The exemplary biopsy device 10 includes means for simultaneously boring axially and rotationally into the sample region SR such as those means illustrated in FIGS. 4, 5, and 6 wherein coring cannula 17 is fixedly attached to hub 41 having nubs 41 a that are in communication with thread grooves 43 within distal portion 11 b of handle 11. More particularly, as illustrated in FIGS. 4, 7, and 8, when trigger 15 (which engages hub 41 at trigger pin entry point 41 c) is pulled, trigger 15, having a cam action, releases trigger pin-spring assembly 44 from trigger pin entry point 41 c of hub 41 causing drive spring 42 to expand, push forward, and unwind into its biased form. This causes hub 41 (also illustrated in FIGS. 5 and 6) to move axially and rotationally as nubs 41 a engage and follow thread grooves 43 for a linear travel length of about 2 cm (although other lengths are contemplated depending upon the need of the biopsy, sample, and patient), which in turn causes coring cannula 17, which is engaged with shoulder 41 b of hub 41, to also move simultaneously axially forward and rotate—all without the user having to contort his/her hand or apply excessive force to sever the tissue. Additionally, because coring cannula 17 bores using both axial and rotational movement in a fluid, mechanical, and automated means, it reduces trauma to surrounding tissue that typically occurs from standard collection techniques.

The simultaneous axial and rotational movement of coring cannula 17 provides a means for collecting a sample by boring into the sample to be collected at a known rate and depth as set by the thread pitch of thread grooves 43. The thread pitch of thread grooves 43 and drive spring's 42 axial force can be altered to permit coring cannula 17 to travel and bore at various depths and into a variety of materials, including but not limited to, muscle, bone, and tissue. Ideally, for coring muscle tissue, the thread pitch is manufactured to travel about 2 cm over about 3 to 4 turns (0.5 cm or ⅛ cm per turn) but other tolerances are contemplated depending upon the sample needed.

The depth coring cannula 17 initiates boring is set by depth-limiting cap 14 that enables the user to set a precise boring starting depth rather than take a sample blindly which can result in under-passing or over-passing the tissue of interest thus subjecting the patient to additional sticks, trauma, and risk of infection. Accordingly, the user is able to retrieve a sample from a known sample region SR on the first attempt, rather than having to stick a patient multiple times to retrieve the sample sought. As illustrated in FIGS. 1, 9, 10, and 11, depth-limiting cap 14 has ratchets 14 c at proximal portion 14 a that engage ratchet grooves 111 on distal portion 11 b of handle 11. Ratchet grooves 111 are set at known distances apart of about 2-3 mm but other distances are contemplated based on the needs of the patient and depth of sample material sought. User adjusts ratchets 14 c of depth-limiting cap 14 to engage ratchet grooves 111 to the depth needed for coring cannula 17 to initiate boring. As illustrated in FIG. 9, safety pin 16 can be removed, permitting trigger 15 to be moved in the direction of arrow A. As illustrated in FIG. 13, after trigger 15 is pulled, coring cannula 17 simultaneously rotates (as illustrated by arrow B) and moves axially. Cored tissue sample S is automatically cut and stored in lumen 17 d of coring cannula 17 as coring cannula 17 bores simultaneously rotationally and axially through sample region SR. Because a sufficient portion of the inner space of coring cannula 17 is utilized via central lumen 17 d extending throughout, biopsy device 10 is able to capture more tissue in an improved and efficient manner in one stick.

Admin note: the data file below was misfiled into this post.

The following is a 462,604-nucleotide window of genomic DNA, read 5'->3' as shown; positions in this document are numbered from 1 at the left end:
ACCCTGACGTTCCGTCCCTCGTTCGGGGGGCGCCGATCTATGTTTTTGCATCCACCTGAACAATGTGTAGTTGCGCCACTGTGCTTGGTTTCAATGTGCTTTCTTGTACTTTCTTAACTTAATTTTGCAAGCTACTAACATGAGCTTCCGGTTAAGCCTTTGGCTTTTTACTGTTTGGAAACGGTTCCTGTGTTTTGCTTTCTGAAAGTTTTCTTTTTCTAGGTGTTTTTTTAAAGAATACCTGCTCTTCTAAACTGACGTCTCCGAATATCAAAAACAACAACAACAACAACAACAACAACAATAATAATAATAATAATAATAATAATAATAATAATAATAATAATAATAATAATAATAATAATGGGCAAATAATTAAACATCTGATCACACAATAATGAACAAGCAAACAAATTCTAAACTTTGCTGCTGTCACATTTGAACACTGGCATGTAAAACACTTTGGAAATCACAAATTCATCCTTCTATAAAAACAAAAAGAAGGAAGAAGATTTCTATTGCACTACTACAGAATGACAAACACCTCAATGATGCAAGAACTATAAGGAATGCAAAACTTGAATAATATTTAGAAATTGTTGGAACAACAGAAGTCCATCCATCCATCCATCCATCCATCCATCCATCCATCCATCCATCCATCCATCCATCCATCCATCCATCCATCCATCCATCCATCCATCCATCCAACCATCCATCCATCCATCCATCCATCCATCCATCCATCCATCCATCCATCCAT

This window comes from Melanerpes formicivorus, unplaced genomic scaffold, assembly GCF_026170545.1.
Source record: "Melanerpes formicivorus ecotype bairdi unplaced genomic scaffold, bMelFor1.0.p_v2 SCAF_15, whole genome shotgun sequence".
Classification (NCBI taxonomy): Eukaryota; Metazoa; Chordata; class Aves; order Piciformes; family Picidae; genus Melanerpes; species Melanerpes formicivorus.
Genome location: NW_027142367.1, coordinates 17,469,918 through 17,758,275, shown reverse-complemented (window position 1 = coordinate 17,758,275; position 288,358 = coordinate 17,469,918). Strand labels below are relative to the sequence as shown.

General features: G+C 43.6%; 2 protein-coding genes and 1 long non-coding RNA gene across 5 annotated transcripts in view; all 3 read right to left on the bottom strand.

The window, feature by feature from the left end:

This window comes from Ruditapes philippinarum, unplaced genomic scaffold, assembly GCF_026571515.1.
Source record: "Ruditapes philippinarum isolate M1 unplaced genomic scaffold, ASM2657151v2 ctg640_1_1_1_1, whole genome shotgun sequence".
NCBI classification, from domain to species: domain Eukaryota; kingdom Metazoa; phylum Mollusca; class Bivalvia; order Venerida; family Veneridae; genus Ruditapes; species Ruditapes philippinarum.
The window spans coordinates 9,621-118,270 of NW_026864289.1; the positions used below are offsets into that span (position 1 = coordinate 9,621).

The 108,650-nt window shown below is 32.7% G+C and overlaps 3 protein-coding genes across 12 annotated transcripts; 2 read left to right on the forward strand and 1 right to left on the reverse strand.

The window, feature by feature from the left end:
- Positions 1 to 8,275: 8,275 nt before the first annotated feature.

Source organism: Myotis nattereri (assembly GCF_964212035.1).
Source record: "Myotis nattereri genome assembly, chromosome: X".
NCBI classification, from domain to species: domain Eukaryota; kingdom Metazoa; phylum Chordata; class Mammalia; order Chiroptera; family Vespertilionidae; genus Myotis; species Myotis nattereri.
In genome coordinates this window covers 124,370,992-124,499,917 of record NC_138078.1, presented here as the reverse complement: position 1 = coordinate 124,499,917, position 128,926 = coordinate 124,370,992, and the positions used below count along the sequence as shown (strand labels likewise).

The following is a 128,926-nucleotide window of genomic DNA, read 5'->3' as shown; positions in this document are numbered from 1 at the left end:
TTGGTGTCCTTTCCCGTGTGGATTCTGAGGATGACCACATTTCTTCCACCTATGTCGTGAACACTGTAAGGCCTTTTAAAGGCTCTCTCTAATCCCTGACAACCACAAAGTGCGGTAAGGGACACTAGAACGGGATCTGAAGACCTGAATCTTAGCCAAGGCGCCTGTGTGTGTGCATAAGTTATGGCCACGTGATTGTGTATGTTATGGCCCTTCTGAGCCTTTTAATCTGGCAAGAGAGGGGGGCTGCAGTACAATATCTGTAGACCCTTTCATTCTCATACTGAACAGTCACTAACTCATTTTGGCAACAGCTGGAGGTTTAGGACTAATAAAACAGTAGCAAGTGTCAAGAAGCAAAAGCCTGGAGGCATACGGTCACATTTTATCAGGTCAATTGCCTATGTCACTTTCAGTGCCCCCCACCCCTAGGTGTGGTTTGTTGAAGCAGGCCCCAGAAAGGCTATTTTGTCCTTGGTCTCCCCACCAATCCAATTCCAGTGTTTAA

The exemplary biopsy needle 10 also includes a means for ejecting a sample such as entry needle 18 being fixed to needle slider button 12 which remains in a fixed position relative to handle 11 during the biopsy procedure. As illustrated in FIG. 15, after sample S is collected, biopsy device 10 is pulled out of the sample region SR, safety staple 13 is removed from biopsy device 10 which permits needle slider button 12 to be advanced distally 11 b to eject tissue sample S stored in coring cannula 17 into a specimen cup or collection container, 144, 145. The means for ejecting limits the physician's exposure to sharps and limits the potential for contaminating the sample collected.

Biopsy device 10 can be manufactured by standard means of plastic injection molding or by other means. It is contemplated that biopsy device can be used by physicians, surgeons, or other trained personnel in hospital, surgical suites, medical offices, or other clinical or research environments. Device 10 is contemplated for single use, although if sterilized, it can be used multiple times.